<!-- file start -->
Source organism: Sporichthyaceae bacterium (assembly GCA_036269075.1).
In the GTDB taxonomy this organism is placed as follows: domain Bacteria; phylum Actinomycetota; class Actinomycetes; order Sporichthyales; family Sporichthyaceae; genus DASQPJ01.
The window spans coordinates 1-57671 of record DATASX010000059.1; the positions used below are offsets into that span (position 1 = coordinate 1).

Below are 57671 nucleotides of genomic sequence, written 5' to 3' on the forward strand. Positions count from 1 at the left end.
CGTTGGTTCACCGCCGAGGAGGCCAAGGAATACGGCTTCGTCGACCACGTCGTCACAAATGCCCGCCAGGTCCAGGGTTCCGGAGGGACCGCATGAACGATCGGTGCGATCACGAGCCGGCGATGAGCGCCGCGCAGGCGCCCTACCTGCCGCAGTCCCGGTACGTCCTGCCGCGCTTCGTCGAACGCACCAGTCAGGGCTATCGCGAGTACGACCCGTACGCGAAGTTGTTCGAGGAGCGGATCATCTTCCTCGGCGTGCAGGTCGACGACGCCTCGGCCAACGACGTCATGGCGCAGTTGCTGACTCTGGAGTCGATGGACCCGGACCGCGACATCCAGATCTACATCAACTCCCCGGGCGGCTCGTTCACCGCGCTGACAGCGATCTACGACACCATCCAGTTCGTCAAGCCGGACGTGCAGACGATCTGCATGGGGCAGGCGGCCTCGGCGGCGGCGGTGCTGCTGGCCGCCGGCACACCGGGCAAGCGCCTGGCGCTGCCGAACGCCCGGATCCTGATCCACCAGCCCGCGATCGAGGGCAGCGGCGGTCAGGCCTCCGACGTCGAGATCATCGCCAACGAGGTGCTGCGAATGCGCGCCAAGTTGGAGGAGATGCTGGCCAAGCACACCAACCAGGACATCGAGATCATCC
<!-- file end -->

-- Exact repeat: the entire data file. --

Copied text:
Source organism: Sporichthyaceae bacterium (assembly GCA_036269075.1).
In the GTDB taxonomy this organism is placed as follows: domain Bacteria; phylum Actinomycetota; class Actinomycetes; order Sporichthyales; family Sporichthyaceae; genus DASQPJ01.
The window spans coordinates 1-57671 of record DATASX010000059.1; the positions used below are offsets into that span (position 1 = coordinate 1).

Below are 57671 nucleotides of genomic sequence, written 5' to 3' on the forward strand. Positions count from 1 at the left end.
CGTTGGTTCACCGCCGAGGAGGCCAAGGAATACGGCTTCGTCGACCACGTCGTCACAAATGCCCGCCAGGTCCAGGGTTCCGGAGGGACCGCATGAACGATCGGTGCGATCACGAGCCGGCGATGAGCGCCGCGCAGGCGCCCTACCTGCCGCAGTCCCGGTACGTCCTGCCGCGCTTCGTCGAACGCACCAGTCAGGGCTATCGCGAGTACGACCCGTACGCGAAGTTGTTCGAGGAGCGGATCATCTTCCTCGGCGTGCAGGTCGACGACGCCTCGGCCAACGACGTCATGGCGCAGTTGCTGACTCTGGAGTCGATGGACCCGGACCGCGACATCCAGATCTACATCAACTCCCCGGGCGGCTCGTTCACCGCGCTGACAGCGATCTACGACACCATCCAGTTCGTCAAGCCGGACGTGCAGACGATCTGCATGGGGCAGGCGGCCTCGGCGGCGGCGGTGCTGCTGGCCGCCGGCACACCGGGCAAGCGCCTGGCGCTGCCGAACGCCCGGATCCTGATCCACCAGCCCGCGATCGAGGGCAGCGGCGGTCAGGCCTCCGACGTCGAGATCATCGCCAACGAGGTGCTGCGAATGCGCGCCAAGTTGGAGGAGATGCTGGCCAAGCACACCAACCAGGACATCGAGATCATCC